So I’ve just written and lost the same post, twice. Pretty irritating and now I cannot face writing it a third time – so apologies, that stuff is going to remain in my head now (not that it is a major loss to world literature or anything). 

I just wanted to let you know that I wasn’t being completely rubbish and not posting stuff, just that the internet is conspiring against me today and so I’m off to do some more work (offline) on my latest book. 

Happy Sunday everyone! 


So I’ve just written and lost the same post, twice. Pretty irritating and now I cannot face writing it a third time – so apologies, that stuff is going to remain in my head now (not that it is a major loss to world literature or anything). 

I just wanted to let you know that I wasn’t being completely rubbish and not posting stuff, just that the internet is conspiring against me today and so I’m off to do some more work (offline) on my latest book. 

Happy Sunday everyone! 

Day 18 – A book you wish you could live in

I might have been a bit lazy on Aside from Writing recently – but I’ve been trying the 30-day book challenge on my own blog over the last couple of weeks – why not pop over and see what I’m waffling about 🙂

Mel Cusick-Jones

Harry Potter

After a few days off, I’m back on the 30-day challenge wagon again! This was one of the easiest posts to answer in the challenge…

You know it, I know it – pretty much every Muggle in the world knows it, that’s why JK Rowling sold so many books – the magical world of Harry Potter is one of the best book places that anyone could want to live in.

I missed the first few years of hype around Potter and ‘kidult’ fiction (as it was being called at uni, which is where I was at the time that it started gathering pace). Then came the films…it irritated me that LotR and Potter were being geared up for a big Christmas film showdown in the media – to me the stories weren’t comparable, from what I understood of HP – and I thought it was stupid to make the comparisons…

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Cover Reveal! “Medusa” by Tony Talbot


Well, it’s taken me a while, but here it is! My latest book is live today!

“Lissa Two is a thief of the ocean cities, struggling to make enough money to clear her debts and take care of her traumatised sister, scratching a meagre living as best she can.

So she has enough worries without her life getting more complicated…but when a boy named Hattan literally falls from the sky, she can’t just let him drown.

It’s a decision she comes to regret, a decision that will change not only her life, but the lives of everyone she loves.

If they survive…”

Amazon Paperback.

Amazon Kindle.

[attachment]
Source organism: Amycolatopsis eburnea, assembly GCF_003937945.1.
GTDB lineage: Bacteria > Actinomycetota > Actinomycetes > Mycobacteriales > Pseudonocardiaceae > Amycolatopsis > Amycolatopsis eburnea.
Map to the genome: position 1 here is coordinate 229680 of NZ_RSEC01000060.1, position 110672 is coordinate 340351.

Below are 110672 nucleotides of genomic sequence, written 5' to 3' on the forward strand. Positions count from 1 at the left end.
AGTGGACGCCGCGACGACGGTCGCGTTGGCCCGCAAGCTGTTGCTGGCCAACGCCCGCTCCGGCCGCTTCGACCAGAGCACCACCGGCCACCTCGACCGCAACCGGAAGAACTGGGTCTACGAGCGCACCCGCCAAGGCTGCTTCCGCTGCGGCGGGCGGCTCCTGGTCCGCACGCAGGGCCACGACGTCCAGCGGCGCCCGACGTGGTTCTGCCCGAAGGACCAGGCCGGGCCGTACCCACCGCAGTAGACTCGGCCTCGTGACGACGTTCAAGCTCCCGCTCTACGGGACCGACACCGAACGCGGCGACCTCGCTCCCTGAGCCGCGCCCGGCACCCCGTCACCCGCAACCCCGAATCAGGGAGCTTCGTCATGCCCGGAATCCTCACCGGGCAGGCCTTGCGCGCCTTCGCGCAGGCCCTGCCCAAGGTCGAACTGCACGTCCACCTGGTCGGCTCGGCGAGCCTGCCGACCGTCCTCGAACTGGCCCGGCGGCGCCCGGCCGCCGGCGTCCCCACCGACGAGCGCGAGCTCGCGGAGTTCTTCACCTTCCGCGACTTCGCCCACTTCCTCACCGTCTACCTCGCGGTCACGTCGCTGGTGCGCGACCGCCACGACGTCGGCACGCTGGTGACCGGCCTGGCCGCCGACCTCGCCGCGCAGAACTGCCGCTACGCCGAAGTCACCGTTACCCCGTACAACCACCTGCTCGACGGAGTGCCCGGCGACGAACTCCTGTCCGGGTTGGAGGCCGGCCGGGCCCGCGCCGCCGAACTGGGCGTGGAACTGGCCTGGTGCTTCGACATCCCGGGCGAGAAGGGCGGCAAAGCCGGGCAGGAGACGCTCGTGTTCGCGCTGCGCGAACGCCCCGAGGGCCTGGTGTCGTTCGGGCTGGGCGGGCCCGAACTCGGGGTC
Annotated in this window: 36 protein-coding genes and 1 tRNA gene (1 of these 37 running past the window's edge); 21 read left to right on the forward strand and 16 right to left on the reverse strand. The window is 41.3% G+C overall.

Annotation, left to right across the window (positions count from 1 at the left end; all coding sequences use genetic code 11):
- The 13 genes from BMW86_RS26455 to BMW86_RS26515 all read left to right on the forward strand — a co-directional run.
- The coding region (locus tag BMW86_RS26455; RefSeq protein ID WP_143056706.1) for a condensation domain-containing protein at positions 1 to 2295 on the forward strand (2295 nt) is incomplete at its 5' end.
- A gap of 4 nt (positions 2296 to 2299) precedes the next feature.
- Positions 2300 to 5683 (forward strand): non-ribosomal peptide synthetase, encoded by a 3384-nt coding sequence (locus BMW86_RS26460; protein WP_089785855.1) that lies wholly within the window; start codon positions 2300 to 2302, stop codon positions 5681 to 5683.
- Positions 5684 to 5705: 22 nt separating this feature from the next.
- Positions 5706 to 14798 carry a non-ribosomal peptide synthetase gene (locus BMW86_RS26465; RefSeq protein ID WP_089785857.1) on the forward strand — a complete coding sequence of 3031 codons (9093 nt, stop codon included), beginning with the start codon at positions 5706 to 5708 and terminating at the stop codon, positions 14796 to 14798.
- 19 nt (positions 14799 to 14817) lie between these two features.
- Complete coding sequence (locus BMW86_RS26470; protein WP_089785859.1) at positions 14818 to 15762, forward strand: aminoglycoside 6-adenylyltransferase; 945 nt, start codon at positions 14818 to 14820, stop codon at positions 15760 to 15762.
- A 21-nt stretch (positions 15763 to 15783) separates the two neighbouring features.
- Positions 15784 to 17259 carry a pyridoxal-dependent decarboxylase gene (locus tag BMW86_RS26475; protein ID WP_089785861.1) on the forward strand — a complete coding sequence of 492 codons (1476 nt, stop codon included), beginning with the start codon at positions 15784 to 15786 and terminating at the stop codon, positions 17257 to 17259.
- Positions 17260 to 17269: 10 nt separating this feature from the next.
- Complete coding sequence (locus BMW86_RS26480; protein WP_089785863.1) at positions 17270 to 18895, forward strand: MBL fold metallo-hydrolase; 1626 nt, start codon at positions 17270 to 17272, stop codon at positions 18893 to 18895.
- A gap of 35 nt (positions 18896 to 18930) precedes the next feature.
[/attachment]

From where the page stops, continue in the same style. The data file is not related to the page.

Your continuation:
It’s FREE for the first weekend of publication. As are four of my short stories – Fidget, Black Shark, Out of Step and Blind Date.

As always, thanks for reading and supporting independent authors!

Happy Thursday!

Woo Hoo!Just a random observation that brightened up my Thursday morning… We currently have 899 lovely people following the blog! This seems like quite a few for being around just about 18months. So thanks for taking notice of our little piece of the blogosphere – here’s to person 900

Something else that made be smile was this happy little bear, showing off how limber he is. My caption for this picture? “Woo hoo!” 🙂

Have you discovered anything random today?

Why Books Are Important in the World.

I’ve just read this fantastic post, from the blog of a new follower of ours. What better way to start a weekend – possibly when you’ll be writing – than with some inspiring words about books?

Thanks for the follow Kg – love the blog 🙂

Discovering the World of Book Publishing

Nothing can add to our intellect more than reading a book.  In books, we can experience new things that we would not normally be able to experience. With an active imagination, you can go to other worlds or made up worlds. Books can change our lives and other people’s lives. Reading can make us more intelligent. Without reading we wouldn’t know anything that we know today. Our forefathers have taught us more than we know.

We as individuals are capable of inventing new ideas, creating manuals to teach others how to save lives, writing books to teach our children about history, other cultures, the world around us and setting up new laws that will forever change our lives and the lives of others. We have educated ourselves beyond our ancestors by reading and studying books and manuals. We now can read manuals about healthcare, how to fix things, how to…

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Tony’s Rambles: The Curious Curse of the Cellular Phone